Review: Rifter

Momentum isn’t a force that just happens but rather needs to be built.  Speed and acceleration work together to create a movement that just keeps flowing, with each new action adding to the motion until you feel like an unstoppable force of untamed velocity.  It’s an illusion, of course, because one careless hit is all it takes to turn blazing speed into a decidedly non-impressive face-plant, but when the moves chain together one after the other the feeling of overwhelming momentum can feel fantastic.  Rifter is a neon synthwave physics platformer where one move flows to another when working properly, sending the spiky amnesiac protagonist and his helpful companion flying across each stage, swinging and dashing at full tilt to the crack in the world at level’s end.

Why he’s doing it is a bit of a mystery, what with the amnesia and all, but both the rifter and his cheerful companion know it’s a task that needs to be done.  The solar system has planets covered in fissures connected to giant black towers. Hitting all the cracks hard enough will shatter the monoliths, and when they’re all destroyed the entire planet’s outer shell turns into a floating cloud of debris. Every now and then they stop and think about why this seems like a good idea, but seeing as it’s all they know they keep on going even as the questions get less easy to ignore. From the outside it’s an act of vandalism on a solar scale, but despite the seriousness of whatever it is that’s happening the story is told in an upbeat manner that makes the brief moments of dialogue a welcome break rather than interruption.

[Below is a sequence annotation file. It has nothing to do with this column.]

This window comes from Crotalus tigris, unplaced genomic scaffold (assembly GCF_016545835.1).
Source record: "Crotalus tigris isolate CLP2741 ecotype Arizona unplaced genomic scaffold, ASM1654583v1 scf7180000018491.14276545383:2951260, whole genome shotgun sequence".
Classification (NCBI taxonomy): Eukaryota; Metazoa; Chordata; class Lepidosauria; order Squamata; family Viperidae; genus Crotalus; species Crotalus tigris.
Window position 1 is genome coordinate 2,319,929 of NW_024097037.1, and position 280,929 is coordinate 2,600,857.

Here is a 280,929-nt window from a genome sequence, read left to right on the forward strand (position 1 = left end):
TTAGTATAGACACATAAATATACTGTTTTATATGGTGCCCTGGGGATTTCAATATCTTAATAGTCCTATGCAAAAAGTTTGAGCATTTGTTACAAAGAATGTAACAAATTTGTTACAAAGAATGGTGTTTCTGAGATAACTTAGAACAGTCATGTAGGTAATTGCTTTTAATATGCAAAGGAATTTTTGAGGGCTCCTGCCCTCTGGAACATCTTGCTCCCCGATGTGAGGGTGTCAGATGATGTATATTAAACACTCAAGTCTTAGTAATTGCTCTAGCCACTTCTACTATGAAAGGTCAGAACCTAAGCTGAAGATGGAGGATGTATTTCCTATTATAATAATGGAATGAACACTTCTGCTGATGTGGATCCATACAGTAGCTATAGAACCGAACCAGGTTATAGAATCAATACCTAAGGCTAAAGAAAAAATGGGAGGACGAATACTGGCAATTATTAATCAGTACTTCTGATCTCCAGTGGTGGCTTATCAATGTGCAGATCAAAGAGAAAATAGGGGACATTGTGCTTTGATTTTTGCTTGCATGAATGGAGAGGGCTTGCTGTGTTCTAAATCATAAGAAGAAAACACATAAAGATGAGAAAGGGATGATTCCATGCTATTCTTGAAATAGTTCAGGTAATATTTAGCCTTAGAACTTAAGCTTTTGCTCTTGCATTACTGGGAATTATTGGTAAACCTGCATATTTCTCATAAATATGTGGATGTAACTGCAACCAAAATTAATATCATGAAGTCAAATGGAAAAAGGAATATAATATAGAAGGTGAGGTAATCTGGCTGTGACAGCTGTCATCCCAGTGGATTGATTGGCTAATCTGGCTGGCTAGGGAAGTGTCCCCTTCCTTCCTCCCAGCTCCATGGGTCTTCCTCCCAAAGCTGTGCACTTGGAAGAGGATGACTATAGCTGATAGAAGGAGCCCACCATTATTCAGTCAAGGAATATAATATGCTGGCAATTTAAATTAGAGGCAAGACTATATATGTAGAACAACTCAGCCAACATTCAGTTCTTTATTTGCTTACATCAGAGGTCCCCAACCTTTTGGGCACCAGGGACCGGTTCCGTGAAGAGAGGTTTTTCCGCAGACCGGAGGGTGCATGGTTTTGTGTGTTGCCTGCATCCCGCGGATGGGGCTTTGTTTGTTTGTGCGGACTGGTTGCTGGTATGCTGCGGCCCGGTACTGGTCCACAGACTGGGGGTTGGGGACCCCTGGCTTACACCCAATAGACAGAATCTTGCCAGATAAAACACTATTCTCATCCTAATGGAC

While the story slowly unfolds over the course of the adventure the bulk of the time is spent breaking these planets open. Each level is a gauntlet of hook-points, cliffs, laser-fields, mines, enemies, and other assorted hazard/opportunities. Only a very few parts of a level are a straight-up hazard, with most points of interest having multiple uses. Even barreling into an electric field can be helpful if you don’t mind breaking the combo and taking the damage, because the speed of the bounce can do wonders for shaving fractions of a second off your best time if you can get the angle right. That’s more of an advanced move, though, and at the start you’ll be wrestling with the general level layout.